Short Circuit 157 | State Constitutionalists Are the Veterinarians of Law

How do you put together a campaign of litigation under various state constitutions across the country? And how to you get state courts to take their own constitutions seriously? On this special Short Circuit we explored these questions through the history of marriage equality litigation in state courts before the issue went to the U.S. Supreme Court. Joining host Anthony Sanders were Professors Lee Carpenter and Ellie Margolis of Temple University’s Beasley School of Law who recently wrote an article on this subject. They recount the history of marriage equality litigation and more broadly examine what to think about when litigating under state constitutions. Whatever the issue is that you’re fighting for—including a few we fight for at the Institute for Justice, such as eminent domain abuse and economic liberty—this is a fun “how to” conversation for public interest lawyers of all kinds.

Transcript: https://ij.org/wp-content/uploads/2021/01/Short-Circuit-157-transcript.pdf
One Sequin at a Time: Lessons on State Constitutions and Incremental Change from the Campaign for Marriage Equality, https://papers.ssrn.com/sol3/papers.cfm?abstract_id=3693109
Lee Carpenter, https://www.law.temple.edu/contact/leonore-f-carpenter/
Ellie Margolis, https://www.law.temple.edu/contact/ellie-margolis/
Anthony Sanders, https://ij.org/staff/asanders/

iTunes: https://podcasts.apple.com/us/podcast/short-circuit/id309062019
Spotify: https://podcasters.spotify.com/podcast/1DFCqDbZTI7kIws11kEhed/overview
Stitcher: https://www.stitcher.com/podcast/institute-for-justice/short-circuit
Google: https://play.google.com/music/listen?u=0#/ps/Iz26kyzdcpodkfm5cpz7rlvf76a
Newsletter: ij.org/about-us/shortcircuit/
Want to email us? shortcircuit@ij.org

Recent Episodes

June 10, 2022

Short Circuit 223 | Clerks and Harassment

We discuss a couple legal immunities, one listeners will be familiar with and one that’s pretty unknown. The second is being addressed by our special guest, Aliza Shatzman. She is the co-founder of The Legal Accountability Project, a new nonprofit whose mission is to ensure that as many law clerks as possible have positive clerkship experiences while extending support and resources to those who do not. Aliza had a harrowing experience as a law clerk and found that the laws that apply to other government employees often don’t extend to those in the judicial branch. She also presents a recent case from the Fourth Circuit about a judicial branch employee who brought a number of claims to try and get around sovereign immunity—and actually succeeded on a few of them. Then Kirby Thomas West of IJ discusses a Fifth Circuit case with terrible facts, but a good outcome on the qualified immunity front.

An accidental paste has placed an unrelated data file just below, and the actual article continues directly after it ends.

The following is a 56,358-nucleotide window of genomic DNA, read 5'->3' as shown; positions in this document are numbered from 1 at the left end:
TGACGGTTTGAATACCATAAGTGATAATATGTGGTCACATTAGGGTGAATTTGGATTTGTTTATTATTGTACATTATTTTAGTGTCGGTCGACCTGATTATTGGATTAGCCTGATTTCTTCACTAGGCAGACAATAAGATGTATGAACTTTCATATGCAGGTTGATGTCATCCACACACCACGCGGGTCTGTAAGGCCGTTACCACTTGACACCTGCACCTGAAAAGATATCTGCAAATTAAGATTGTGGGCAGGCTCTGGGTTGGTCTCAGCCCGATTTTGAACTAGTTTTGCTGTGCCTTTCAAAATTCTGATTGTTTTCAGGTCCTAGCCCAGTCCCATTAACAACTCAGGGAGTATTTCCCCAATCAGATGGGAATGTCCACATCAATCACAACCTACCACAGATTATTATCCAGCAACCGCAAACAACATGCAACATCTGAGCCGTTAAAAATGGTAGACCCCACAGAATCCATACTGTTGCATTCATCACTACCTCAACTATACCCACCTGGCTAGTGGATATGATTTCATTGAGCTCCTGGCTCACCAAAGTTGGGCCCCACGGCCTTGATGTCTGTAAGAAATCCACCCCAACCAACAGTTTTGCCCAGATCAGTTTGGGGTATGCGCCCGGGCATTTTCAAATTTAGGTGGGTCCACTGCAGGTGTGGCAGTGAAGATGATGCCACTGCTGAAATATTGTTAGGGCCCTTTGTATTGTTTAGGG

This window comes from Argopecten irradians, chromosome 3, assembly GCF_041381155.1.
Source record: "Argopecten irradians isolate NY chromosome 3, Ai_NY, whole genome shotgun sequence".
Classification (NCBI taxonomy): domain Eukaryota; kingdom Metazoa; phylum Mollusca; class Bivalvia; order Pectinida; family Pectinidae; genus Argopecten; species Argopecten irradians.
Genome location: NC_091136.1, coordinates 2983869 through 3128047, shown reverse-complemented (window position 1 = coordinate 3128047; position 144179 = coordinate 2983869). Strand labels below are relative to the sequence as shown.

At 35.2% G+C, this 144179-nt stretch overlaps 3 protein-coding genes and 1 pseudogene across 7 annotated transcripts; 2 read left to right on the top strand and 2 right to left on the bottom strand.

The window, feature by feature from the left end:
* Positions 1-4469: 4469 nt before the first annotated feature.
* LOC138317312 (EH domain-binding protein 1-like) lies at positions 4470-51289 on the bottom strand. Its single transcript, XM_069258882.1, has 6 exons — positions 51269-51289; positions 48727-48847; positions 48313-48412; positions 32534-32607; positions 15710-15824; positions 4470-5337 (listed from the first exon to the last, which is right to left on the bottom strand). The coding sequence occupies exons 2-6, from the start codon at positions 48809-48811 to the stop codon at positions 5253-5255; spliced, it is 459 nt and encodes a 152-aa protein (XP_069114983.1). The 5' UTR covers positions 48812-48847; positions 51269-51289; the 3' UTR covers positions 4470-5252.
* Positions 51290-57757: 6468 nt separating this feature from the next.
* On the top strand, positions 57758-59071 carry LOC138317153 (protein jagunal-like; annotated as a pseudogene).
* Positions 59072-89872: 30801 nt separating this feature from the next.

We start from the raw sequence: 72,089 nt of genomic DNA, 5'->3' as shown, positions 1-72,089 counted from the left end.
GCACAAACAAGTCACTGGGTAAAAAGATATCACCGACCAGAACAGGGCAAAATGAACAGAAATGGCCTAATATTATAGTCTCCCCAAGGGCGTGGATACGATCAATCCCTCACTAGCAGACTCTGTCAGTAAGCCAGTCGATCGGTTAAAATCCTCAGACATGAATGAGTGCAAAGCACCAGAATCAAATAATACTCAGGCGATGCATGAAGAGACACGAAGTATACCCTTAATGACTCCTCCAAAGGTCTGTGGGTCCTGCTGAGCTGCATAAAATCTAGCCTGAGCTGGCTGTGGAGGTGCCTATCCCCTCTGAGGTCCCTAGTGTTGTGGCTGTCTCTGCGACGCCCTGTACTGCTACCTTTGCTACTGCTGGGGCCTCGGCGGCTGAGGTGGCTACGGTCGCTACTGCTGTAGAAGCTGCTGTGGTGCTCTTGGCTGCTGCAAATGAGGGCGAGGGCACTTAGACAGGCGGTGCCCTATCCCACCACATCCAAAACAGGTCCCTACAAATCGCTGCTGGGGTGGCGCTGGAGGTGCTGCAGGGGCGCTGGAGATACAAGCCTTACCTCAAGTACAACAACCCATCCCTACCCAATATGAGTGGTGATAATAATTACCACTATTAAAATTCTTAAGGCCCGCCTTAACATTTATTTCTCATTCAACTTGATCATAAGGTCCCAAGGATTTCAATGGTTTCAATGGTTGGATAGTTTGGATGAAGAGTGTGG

Read More

June 06, 2022

Short Circuit 222 | Live at IJ’s Law Student Conference

Recording in front of a live audience at the 2022 Institute for Justice’s Law Student Conference, we look at some of the best, and some of the worst, from the Fourth Circuit. First, Justin Pearson explains why a restriction on “political” advertising on the side of buses was unconstitutional even though it recognized the side of a bus is not a “public forum.” Then, Michael Bindas gives us his best sommelier (or is it wino?) impersonation and discusses a tipsy opinion allowing North Carolina to prevent out-of-state retailers from shipping wine to the state’s consumers. It’s pretty much not what the Supreme Court has said about the dormant Commerce Clause and alcohol.

Read More